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Nitrate pollution sources, spring by spring.

If we have hope of restoring Florida's springs to health (and we do have hope!) the state must have realistic plans to clean up the nitrate pollution that plagues them. To do that we must know what those sources are.

The graphs below are based on the most recent 2024 data from the Department of Environmental Protection. The first graph combines all the nitrogen source data for the 24 polluted "Outstanding Florida Springs," a designation given by the legislature to 30 of Florida's first-magnitude or culturally significant springs across the state that require restoration plans if they are found to be polluted (24 of the 30 are.)

Notes on reading these graphs

You can see at a glance if a spring is primarily plagued by agricultural runoff or by urban pollution.

Agricultural sources, like livestock waste, farm fertilizer runoff, dairies, and nurseries are in shades of green.

Pollution associated with development, like septic tanks, wastewater treatment, home fertilizers and sports fields, are in shades of yellow and orange.

WWTF = wastewater treatment facility

OSTDS = Onsite sewage treatment and disposal system - septic tanks

Atmo. Dep. = Atmospheric deposition. Some nitrogen comes from the air and rainfall

Click on a graph to enlarge it and see what's most important to address in your home springshed.


What we've learned from the 2024 data:

  • Agriculture is the primary source of pollution to springs statewide.

  • The majority of pollution to springs statewide, 76%, comes from three springsheds: The Suwannee, the Santa Fe, and the Silver/Rainbow basin.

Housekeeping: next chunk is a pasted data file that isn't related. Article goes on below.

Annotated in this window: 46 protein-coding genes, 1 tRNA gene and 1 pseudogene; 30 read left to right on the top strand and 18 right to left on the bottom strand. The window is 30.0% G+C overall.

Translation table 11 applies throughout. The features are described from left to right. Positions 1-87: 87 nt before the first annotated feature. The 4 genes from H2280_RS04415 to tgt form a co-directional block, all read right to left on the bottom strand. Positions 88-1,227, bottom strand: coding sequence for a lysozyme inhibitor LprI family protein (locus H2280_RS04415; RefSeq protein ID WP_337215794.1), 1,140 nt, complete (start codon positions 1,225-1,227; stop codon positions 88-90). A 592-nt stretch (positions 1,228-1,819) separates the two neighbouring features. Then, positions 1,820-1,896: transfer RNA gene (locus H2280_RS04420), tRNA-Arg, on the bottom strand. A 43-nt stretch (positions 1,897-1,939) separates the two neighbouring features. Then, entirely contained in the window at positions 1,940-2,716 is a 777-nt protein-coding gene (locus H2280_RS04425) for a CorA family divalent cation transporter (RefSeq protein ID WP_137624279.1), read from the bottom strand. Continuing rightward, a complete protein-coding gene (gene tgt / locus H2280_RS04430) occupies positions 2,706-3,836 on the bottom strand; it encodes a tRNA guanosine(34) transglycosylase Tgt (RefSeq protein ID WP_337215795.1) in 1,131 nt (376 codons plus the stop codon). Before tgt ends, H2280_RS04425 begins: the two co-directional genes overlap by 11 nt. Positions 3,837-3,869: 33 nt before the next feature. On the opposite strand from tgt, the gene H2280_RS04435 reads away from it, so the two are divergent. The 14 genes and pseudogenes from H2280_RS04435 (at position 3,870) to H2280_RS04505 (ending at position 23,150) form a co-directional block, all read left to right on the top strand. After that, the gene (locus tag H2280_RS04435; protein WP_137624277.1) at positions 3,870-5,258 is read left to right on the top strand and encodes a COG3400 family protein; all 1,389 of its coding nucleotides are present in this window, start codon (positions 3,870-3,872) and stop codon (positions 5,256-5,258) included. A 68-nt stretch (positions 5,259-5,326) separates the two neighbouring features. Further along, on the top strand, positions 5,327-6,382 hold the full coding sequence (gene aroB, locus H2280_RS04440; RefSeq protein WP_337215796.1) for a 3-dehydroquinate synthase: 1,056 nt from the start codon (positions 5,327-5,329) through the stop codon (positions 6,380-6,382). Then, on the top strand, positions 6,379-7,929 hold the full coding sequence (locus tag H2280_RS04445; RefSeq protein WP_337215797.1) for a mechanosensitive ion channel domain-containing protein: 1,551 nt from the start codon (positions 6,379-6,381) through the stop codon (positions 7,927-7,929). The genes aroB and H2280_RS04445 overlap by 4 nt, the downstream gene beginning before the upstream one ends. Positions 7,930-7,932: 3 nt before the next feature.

• We cannot restore Florida's springs without helping agricultural producers with the resources and programs they need to reduce pollution.

  • DEP's 2018 BMAPs promised to reduce nitrogen pollution in Florida's springs by 4 million pounds by 2023. Instead, it has increased by 1.5 million pounds, in part because those plans did not adequately address agricultural sources.


Required reductions at each spring

Here you can see the reduction in nitrogen measured at the spring vent that is required in each springshed to reach water quality goals. In Jackson Blue for example, levels of nitrogen measured at the spring vent must be reduced by 91% before Jackson Blue is considered restored and clean. You can see that the majority of springs must reduce nitrogen levels by at least half, a hefty challenge that will require solid and well-funded pollution reduction programs.


Nitrate sources, spring by spring

Graphs showing nitrogen sources for 14 spring basins, covering all 24 polluted Outstanding Florida Springs, are listed here in alphabetical order. Click on a chart to view it in a larger size.


Agriculture is the greatest source of nitrogen pollution to Florida's springs. How do we deal with that? Read more at


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